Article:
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  (Source: Northrop Grumman)

Northrop Grumman/EADS KC-45A tanker  (Source: Northrop Grumman)
Boeing wins the battle, but the war continues with the controversial Air Force tanker program.

It looks like the ongoing battle between Northrop Grumman/EADS and Boeing over the $35B Air Force tanker contract will go on for at least another year. Northrop Grumman/EADS won the KC-X tanker competition earlier this year and it was announced that the Airbus A330-based KC-45 would replace the Air Force's existing fleet of 531 KC-135 tanker aircraft.

With foreign hands having a part in the design and construction of the KC-45, some in Congress weren't too happy with the move. "We should have an American tanker built by an American company with American workers. I can't believe we would create French [and British] jobs in place of Kansas jobs," said Todd Tiahrt, a congressman from Kansas.

Boeing filed a formal protest against the Air Force's decision with the Government Accountability Office (GAO) in March. Boeing contended that it deserved the contract due to numerous errors and concessions made during the competition and noted that it provided "75 years of unmatched experience building tankers" and "offered the Air Force the best value and lowest risk tanker for its mission".

It looks as though Boeing has quite a bit of pull in Washington, because the GAO sided with Boeing’s protest. "Our review of the record led us to conclude that the Air Force had made a number of significant errors that could have affected the outcome of what was a close competition," said the GAO in a statement.

"We recommended that the Air Force reopen discussions ... obtain revised proposals, re-evaluate the revised proposals, and make a new source selection decision, consistent with our decision," the GAO continued.

Further stacking future proceedings in Boeing's favor, the GAO reported that the Air Force performed "unreasonable" cost/performance analysis with regards to the Northrop Grumman/EADS entry versus Boeing's competing entry. Had those errors not have been made; the GAO concluded that Boeing would have been the low-cost champion of the competition, and likely the overall winner.

The Air Force will in essence have to start the competition all over again to satisfy the GAO's requests – in the mean time; the aging KC-135 fleet will still take to the skies. "In theory, the air force has 60 days to answer. But in reality, it's obvious they're going to have to start over," said Lexington Institute military analyst Loren Thompson.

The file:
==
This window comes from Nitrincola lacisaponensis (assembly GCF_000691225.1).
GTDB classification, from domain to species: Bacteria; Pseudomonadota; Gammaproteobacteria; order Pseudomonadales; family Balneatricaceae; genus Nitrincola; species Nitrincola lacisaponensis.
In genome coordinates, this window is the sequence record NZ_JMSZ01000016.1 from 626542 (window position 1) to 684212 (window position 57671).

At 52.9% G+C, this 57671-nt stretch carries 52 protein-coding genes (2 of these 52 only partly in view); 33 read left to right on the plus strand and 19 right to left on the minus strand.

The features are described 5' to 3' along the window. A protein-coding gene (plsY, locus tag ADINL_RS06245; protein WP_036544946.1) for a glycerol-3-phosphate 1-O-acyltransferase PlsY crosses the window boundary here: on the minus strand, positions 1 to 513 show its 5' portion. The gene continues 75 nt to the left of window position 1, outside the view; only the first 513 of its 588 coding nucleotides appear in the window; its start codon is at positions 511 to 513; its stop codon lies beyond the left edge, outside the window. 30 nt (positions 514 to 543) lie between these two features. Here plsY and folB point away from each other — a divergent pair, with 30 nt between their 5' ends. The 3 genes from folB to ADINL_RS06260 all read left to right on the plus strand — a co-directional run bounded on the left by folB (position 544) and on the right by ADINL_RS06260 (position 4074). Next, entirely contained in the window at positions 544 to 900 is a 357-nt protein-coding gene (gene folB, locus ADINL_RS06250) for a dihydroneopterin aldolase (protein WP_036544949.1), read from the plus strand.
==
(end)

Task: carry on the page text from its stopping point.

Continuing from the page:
EADS, as expected, wasn't exactly elated with the GAO's decision. "Though we are disappointed, it's important to recognize that the GAO announcement is an evaluation of the selection process, not the merits of the aircraft," said EADA spokesman Louis Gallois.

"We will support our partner Northrop and remain confident that the KC-45 is the aircraft best suited to make the Air Force's critical mission requirements, as demonstrated by four previous competitive selections."

Not surprisingly, Boeing is ecstatic about the ruling. "We welcome and support today's ruling by the GAO fully sustaining the grounds of our protest," said Boeing tanker group VP Mark McGraw. "We look forward to working with the Air Force on next steps in this critical procurement for our warfighters."

Supporters of Boeing's protest in Congress also welcomed the GAO's decision. "The GAO's decision in the tanker protest reveals serious errors in the Air Force's handling of this critically important competition. We now need not only a new full, fair and open competition in compliance with the GAO recommendations, but also a thorough review of -- and accountability for -- the process that produced such a flawed result," said Senator Carl Levin (D-Michigan).

"The GAO did its work, and the Air Force is going to have to go back and do its work more thoroughly," added Representative Ike Skelton (D-Missouri).

You can read the GAO's full report including seven areas in which it found the Air Force's decision to be flawed here.



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RE: That's not quite how it works...
By Amiga500 on 6/19/2008 2:12:33 PM , Rating: 2